The Palace of the Governors is located on Palace Avenue in Santa Fe, New Mexico, between Lincoln Avenue and Washington Avenue.
It is an adobe structure built in 1610 that reflects both Native and Spanish methods of construction and today stands as the oldest continuously occupied public building in the United States.
Placed within the Santa Fe Historic District, the palace served as the seat of government for the state of New Mexico for centuries.
In 1610, the governor of the Spanish territory Pedro de Peralta began construction on the palace, although some historians have suggested that construction began in 1618.
The palace originally served as the seat of government of the Spanish colony of New Mexico, which at one time included the states of Arizona, Colorado, Utah, Texas, California, Nevada and New Mexico.
During the Pueblo Revolt in 1680-1693, the native Pueblo Indians occupied the Palace and in 1862 during the Civil War it was occupied by the Confederacy.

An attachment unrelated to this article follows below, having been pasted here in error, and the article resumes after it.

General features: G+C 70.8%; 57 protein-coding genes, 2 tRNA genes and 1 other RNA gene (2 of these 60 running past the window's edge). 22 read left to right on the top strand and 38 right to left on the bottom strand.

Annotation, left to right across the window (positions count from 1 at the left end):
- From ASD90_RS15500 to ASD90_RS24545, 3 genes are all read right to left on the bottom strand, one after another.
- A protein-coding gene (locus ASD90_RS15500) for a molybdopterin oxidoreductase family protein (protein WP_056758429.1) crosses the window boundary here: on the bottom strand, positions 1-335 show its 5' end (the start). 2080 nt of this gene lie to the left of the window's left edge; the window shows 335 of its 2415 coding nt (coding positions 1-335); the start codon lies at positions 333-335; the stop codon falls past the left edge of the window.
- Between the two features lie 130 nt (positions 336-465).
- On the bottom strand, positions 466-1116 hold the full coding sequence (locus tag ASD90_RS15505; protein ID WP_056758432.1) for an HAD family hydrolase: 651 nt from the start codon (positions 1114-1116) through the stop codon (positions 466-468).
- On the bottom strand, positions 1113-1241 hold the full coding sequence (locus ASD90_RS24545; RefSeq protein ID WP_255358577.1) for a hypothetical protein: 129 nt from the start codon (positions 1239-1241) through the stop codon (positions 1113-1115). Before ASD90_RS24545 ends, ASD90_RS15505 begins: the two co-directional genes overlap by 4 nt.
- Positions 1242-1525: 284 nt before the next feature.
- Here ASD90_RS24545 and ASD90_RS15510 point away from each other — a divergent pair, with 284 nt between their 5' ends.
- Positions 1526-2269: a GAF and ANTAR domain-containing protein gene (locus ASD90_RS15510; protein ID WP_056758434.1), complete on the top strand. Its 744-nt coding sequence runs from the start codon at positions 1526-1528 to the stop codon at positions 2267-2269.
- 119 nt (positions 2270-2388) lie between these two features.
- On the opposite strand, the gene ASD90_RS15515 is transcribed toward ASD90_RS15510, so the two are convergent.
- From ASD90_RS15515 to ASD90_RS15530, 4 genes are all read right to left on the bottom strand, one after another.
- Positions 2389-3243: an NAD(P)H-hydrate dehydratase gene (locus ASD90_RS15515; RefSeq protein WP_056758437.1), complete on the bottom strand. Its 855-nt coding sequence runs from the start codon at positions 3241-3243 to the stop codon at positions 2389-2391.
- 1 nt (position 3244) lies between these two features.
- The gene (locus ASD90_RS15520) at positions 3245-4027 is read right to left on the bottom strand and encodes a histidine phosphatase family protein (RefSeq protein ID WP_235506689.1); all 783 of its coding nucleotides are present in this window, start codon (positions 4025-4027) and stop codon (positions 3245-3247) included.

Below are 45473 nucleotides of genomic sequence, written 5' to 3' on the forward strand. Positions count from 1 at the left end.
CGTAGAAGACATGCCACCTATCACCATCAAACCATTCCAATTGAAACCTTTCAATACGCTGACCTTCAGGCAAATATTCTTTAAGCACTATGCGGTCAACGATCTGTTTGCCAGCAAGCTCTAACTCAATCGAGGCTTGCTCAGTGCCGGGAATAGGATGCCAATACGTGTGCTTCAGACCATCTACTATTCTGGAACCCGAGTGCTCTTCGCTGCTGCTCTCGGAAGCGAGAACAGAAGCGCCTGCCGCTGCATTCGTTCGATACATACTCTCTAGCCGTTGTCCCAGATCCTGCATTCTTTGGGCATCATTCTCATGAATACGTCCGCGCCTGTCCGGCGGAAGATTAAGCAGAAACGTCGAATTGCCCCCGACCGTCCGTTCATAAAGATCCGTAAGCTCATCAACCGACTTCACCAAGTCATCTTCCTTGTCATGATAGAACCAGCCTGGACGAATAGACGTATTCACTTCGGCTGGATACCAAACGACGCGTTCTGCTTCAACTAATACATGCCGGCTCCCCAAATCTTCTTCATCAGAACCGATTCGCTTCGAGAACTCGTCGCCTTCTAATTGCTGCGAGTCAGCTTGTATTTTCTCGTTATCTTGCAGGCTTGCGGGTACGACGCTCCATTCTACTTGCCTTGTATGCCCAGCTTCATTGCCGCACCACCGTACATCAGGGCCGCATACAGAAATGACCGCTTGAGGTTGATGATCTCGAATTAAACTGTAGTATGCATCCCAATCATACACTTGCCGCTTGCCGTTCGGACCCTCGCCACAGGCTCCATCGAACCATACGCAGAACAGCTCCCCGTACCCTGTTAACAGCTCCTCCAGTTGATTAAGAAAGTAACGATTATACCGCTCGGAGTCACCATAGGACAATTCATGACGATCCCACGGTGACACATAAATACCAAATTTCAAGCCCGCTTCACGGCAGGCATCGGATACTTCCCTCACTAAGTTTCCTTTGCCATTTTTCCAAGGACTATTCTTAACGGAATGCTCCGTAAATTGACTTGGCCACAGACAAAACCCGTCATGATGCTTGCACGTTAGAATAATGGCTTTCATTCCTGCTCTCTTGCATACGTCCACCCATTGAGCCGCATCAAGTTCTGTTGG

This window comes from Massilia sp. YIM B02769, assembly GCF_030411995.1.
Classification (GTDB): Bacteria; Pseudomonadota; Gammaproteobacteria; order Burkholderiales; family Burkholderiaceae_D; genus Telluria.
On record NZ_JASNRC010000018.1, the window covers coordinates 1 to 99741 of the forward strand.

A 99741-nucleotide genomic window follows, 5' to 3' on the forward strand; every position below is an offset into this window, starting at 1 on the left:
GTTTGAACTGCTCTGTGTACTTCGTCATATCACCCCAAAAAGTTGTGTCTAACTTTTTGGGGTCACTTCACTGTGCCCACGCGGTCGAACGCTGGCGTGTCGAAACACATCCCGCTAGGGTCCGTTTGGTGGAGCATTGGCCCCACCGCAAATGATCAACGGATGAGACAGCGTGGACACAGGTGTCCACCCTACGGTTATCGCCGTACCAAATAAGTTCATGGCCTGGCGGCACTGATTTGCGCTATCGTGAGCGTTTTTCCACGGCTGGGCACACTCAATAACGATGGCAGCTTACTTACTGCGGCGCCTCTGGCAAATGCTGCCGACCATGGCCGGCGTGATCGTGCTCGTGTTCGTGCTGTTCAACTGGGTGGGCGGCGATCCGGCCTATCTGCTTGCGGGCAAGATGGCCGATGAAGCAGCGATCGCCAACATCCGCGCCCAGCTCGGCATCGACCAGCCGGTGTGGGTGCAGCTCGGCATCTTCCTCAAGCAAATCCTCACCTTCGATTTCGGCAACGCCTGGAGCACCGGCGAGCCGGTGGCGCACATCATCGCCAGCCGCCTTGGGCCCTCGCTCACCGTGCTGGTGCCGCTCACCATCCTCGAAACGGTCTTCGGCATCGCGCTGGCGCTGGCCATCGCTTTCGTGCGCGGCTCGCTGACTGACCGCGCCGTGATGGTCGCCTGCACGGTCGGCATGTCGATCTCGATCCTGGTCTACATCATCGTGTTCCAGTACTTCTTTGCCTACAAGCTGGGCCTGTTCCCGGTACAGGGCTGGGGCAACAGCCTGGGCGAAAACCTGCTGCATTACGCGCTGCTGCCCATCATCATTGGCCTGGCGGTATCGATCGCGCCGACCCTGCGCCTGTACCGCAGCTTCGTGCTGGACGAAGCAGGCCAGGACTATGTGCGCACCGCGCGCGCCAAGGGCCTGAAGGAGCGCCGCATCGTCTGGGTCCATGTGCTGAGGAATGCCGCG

In the 1870s, in this building, Lew Wallace finished his book Ben-Hur: A Tale of the Christ while serving as territorial governor.
He wrote the Crucifixion scenes of the novel in the spring of 1879 after returning from Lincoln Country where he had a tense meeting with Billy the Kid.
In 1886, the palace became New Mexico’s first territorial capital when New Mexico was incorporated as a United States territory.
Between 1909 and 2009 it served as the site of the state history museum. The New Mexico History Museum was opened near to the Palace, which today stands as one of the eight museums overseen by the New Mexico Department of Cultural Affairs.
Inside the palace, there are collections of Spanish and Native artifacts and photos which show the history of New Mexico from the colonial period through to the present.
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Outside the palace, Native American artists sell their handmade art and jewelry. In 1960, the palace was declared a National Historic Landmark and since then it has been open for visitors daily.